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Interstellar Medium and Star and Planet Formation

All stars and planets, throughout the history of the universe, are formed from gas and dust. This gas and dust are ubiquitous in galaxies and known as interstellar matter (ISM). At the densest locations star and planet formation (SPF) occurs.  The gas comprises atomic hydrogen and helium, as well as molecules like carbon-monoxide, water, methane, and many more. The dust consists of small silicate particles ("sand") and carbonaceous material ("soot"), and forms the material from which planets like Earth are formed.

The horsehead nebula is a dark cloud of dust and gas. When clouds like this get dense enough they will start forming stars. Image Credit: NASA, ESA, and The Hubble Heritage Team
The horsehead nebula is a dark cloud of dust and gas. When clouds like this get dense enough they will start forming stars. Image Credit: NASA, ESA, and The Hubble Heritage Team

Interstellar matter is part of the life and death cycle of stars. At the end of a star’s existence, stars expel gas back into their surroundings in either a giant ‘Supernova’ explosion, a planetary nebula or via stellar winds, and eventually this gas is recycled in a new generation of stars. Supernovae, stellar winds, photons from massive stars, galactic jets, AGN and cosmic rays cause the ISM to experience wide ranges in temperature, density and elemental abundance. As such, interstellar matter forms an integral part of the evolution of galaxies.

The Kapteyn Institute has developed a strong profile in research on the interstellar medium and the formation of stars. More recently, this research line expanded to include planet formation, a hot topic thanks to the discovery of thousands of exoplanets. Some of the key questions that drive current research at Kapteyn in the area of ISM/SPF include:

  • What is the origin of the diversity of stellar masses?
  • How do young stars affect their surroundings and influence future star formation?
  • What is the organic and water content of planet-forming disks?
  • What are the properties of the first stars in the universe?
  • How do dust grains influence the chemical composition of interstellar matter?

Some of the projects, programs and instruments in galaxy research in which the institute is involved:

  • Physics and chemistry of the ISM in our Milky Way and nearby galaxies, using Herschel and ALMA
  • Formation of the first stars and the origin of the stellar mass distribution
  • Herschel and ALMA studies of the chemistry of planet-forming disks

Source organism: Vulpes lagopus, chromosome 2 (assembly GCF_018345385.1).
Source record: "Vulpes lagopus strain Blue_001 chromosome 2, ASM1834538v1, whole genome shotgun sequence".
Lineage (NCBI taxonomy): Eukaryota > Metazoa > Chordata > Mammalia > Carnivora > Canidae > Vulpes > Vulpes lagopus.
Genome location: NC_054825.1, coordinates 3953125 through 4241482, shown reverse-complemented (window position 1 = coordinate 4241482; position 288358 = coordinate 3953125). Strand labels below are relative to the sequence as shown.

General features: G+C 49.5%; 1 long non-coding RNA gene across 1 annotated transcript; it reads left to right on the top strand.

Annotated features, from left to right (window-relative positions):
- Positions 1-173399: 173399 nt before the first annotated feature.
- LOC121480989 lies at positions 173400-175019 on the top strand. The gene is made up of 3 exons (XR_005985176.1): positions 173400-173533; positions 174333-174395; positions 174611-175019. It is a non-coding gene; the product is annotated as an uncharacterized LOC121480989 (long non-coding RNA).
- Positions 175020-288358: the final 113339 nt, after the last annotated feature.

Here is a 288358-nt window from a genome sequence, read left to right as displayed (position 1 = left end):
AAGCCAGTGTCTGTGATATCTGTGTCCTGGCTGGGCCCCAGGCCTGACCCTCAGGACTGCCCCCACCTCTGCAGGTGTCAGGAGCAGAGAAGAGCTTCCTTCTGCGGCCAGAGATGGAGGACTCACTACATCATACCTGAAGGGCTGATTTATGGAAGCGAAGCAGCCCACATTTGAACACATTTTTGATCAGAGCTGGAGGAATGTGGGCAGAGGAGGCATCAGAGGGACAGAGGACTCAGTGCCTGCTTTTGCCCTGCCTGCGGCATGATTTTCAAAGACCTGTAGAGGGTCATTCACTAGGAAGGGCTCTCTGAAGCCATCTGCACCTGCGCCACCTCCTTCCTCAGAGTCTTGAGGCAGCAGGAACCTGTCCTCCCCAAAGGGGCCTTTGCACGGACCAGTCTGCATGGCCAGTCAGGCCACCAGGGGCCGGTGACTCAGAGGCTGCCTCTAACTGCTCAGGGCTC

• Physical structure of high-mass star-forming regions and dense, warm terrestrial-planet-forming regions
  • Chemical processes in interstellar clouds probed by laboratory experiments with the Zernike Institute for Advanced Materials top research school at the University of Groningen.
The Crab nebula is a remnant of a supernova which exploded in 1084. The supernova injected large quantities of energy as well as heave elements into the ISM. The shock waves can trigger star formation and the heavy elements enrich the gas from which future stars are made. Image Credit: NASA, ESA, J. Hester and A. Loll
The Crab nebula is a remnant of a supernova which exploded in 1084. The supernova injected large quantities of energy as well as heave elements into the ISM. The shock waves can trigger star formation and the heavy elements enrich the gas from which future stars are made. Image Credit: NASA, ESA, J. Hester and A. Loll
ALMA is thought to observe planet formation directly around this young star called HL Tau. The concentric rings around the star suggest that planets have swept their orbits clean of dust. Image credit: ALMA, C. Brogan and B. Saxton.
ALMA is thought to observe planet formation directly around this young star called HL Tau. The concentric rings around the star suggest that planets have swept their orbits clean of dust. Image credit: ALMA, C. Brogan and B. Saxton.

The future scientific questions which are at the focus of research at Kapteyn are

  • How are the compositions of proto-planetary disks tied to those of observed exoplanets?
  • Which processes determine the delivery of water and organicmaterial from disks to planets?
  • What are the main interstellar matter reservoirs of galaxies?
  • How do the ISM properties of galaxies determine their star formation rates?

Kapteyn staff have leading roles in the observing program on NASA’s James Webb Space Telescope (to be launched in 2018), in on-going ALMA development efforts, in APEX/SEPIA, and in the definition of the SAFARI spectrograph for SPICA, the next-generation far-infrared telescope (launch goal 2028).

Scientific staff working in this field are: Baryshev, Helmich, Kamp, Shipman, Spaans, van der Tak

Laatst gewijzigd:27 september 2016 15:05